Serena Williams' Quiet Milestone Was A Momentous Victory For Her — And All Women

As if Serena Williams' place in sports history wasn't already secure, the tennis legend just shattered a another record, making her one of the winningest athletes of all time. Williams picked up her 300th Grand Slam match win this weekend at Wimbledon, and in the most humble show of sportsmanship ever, she wasn't even a little phased by the magnitude of her achievement. "Cool, oh, nice. I had no idea," Williams told reporters after the match. "That's awesome, right? That's a lot of matches."

Williams has been a powerhouse in the tennis world since winning her first major championship at the U.S. Open in 1999. Rising to the top of the Women's Tennis Association alongside her sister Venus, Serena is one of only 10 women ever to win the Australian Open, U.S. Open, French Open, and Wimbledon, completing a career Grand Slam within less than 10 years of turning pro. Her astonishing career is proof of the power of female athletes in and of itself, but that power has been under attack as of late.

Tennis has long been a relatively equal men's and women's sport, since the early days of the professional leagues. The ATP, the men's professional league, started just four years before the women's pro league, the WTA. Any lingering doubts of misogyny seemed to be squashed in 1973 when Billie Jean King, one of the founding members of the WTA, crushed former pro player Bobby Riggs in the infamous "Battle of the Sexes."

However, sexism reared its ugly head again just earlier this year, when Indian Wells tournament CEO Raymond Moore accused the women's league of "riding on the coattails of the men." "If I was a lady player, I'd go down every night on my knees and thank God that Roger Federer and Rafa Nadal were born, because they have carried this sport. They really have," Moore said.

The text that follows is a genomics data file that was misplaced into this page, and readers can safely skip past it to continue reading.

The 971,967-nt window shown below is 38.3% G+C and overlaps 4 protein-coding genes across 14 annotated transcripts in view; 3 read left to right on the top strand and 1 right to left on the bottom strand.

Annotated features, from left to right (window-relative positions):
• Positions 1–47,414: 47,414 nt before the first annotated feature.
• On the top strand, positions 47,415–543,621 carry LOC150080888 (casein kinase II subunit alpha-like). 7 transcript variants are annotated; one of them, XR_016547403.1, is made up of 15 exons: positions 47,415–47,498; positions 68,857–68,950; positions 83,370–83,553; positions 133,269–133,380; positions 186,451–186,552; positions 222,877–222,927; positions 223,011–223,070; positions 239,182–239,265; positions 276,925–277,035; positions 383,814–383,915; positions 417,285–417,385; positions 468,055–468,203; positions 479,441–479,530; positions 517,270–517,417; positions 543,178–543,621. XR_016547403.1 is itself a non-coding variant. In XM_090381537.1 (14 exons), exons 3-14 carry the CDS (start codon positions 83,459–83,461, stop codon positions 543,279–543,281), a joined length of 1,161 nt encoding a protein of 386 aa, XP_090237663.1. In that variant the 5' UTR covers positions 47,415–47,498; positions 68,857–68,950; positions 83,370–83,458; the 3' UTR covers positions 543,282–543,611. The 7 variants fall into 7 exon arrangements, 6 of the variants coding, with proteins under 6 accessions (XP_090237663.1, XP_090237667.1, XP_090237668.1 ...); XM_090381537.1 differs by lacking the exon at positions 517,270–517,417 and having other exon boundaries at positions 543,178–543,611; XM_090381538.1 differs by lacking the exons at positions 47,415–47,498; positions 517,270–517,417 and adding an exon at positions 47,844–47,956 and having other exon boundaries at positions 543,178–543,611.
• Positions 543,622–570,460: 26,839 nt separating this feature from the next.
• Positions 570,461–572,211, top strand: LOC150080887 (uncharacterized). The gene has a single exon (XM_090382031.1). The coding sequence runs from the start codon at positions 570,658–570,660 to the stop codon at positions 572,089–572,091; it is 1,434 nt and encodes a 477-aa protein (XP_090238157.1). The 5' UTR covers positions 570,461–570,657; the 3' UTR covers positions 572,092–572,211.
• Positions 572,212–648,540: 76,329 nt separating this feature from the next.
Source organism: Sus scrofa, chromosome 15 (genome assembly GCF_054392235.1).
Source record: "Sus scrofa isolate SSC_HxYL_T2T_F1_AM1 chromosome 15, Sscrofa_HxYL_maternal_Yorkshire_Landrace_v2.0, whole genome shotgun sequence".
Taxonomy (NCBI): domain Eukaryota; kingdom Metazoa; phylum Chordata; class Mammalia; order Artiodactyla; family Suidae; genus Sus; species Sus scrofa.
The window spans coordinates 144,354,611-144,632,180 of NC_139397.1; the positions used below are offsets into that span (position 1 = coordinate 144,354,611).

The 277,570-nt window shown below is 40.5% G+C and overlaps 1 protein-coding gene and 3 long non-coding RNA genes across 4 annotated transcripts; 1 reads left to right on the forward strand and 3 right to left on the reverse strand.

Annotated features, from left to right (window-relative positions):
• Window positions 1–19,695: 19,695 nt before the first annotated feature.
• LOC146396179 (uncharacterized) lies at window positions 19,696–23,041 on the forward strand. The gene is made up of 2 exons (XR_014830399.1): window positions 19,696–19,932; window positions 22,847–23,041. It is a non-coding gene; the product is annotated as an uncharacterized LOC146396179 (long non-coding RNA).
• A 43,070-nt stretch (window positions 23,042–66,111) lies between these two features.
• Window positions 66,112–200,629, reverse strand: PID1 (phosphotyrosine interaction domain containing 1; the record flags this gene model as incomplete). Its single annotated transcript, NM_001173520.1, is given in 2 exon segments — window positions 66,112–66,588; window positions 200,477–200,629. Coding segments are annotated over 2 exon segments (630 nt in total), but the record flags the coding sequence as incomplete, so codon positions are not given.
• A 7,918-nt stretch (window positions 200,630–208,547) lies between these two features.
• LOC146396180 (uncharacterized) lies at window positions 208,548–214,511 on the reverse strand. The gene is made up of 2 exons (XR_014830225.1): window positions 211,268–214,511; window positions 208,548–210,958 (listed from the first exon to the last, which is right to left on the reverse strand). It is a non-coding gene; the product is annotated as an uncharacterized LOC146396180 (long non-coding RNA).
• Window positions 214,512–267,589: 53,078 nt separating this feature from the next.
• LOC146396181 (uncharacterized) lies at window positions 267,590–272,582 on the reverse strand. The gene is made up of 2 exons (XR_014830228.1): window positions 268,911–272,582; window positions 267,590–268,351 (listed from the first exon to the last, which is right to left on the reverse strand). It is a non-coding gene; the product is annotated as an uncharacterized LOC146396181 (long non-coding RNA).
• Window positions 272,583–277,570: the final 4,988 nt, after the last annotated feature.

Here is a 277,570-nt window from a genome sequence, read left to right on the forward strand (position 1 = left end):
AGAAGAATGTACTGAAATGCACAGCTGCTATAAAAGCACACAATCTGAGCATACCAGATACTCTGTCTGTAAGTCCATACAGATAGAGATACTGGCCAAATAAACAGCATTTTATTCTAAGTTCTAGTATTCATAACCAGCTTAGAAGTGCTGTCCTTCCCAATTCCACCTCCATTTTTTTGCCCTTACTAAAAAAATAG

Top men's player Novak Djokovic also questioned equal pay for men and women in tournaments (though it's already pretty unequal). “[The WTA] fought for what they deserve and they got it. On the other hand I think that our men’s tennis world, ATP world, should fight for more because the stats are showing that we have much more spectators on the men’s tennis matches," Djokovic said just after a win at the BNP Paribas Open. "I think that’s one of the reasons why maybe we should get awarded more."

Williams wasted no time in firing back at both men with quips as quick as her serves. "If I could tell you every day how many people say they don't watch tennis unless they're watching myself or my sister, I couldn't even bring up a number. So I don't think that is a very accurate statement," Williams told reporters in response to Moore's comment, while she was at his tournament no less. The very next day, she took aim at Djokovic, destroying the sexism behind his convoluted statement.

"Novak is entitled to his opinion," said Williams, "but if he has a daughter — I think he has a son right now — he should talk to her and tell her how his son deserves more money because he is a boy." Both men later apologized for their comments, but the public display of sexism has reminded the tennis world that there's still a ways to go.

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Clearly, Williams' landmark victory came at a great time to shut down comments like Moore's and Djokovic's. Williams is never afraid to shut down the haters, but there's no better way to do that than through actions. Williams' modest reaction to her record-breaking wins goes to show that she's not focused on anything except playing amazing tennis, and through her winning legacy, Williams' is helping to make the sports world more equal for all women.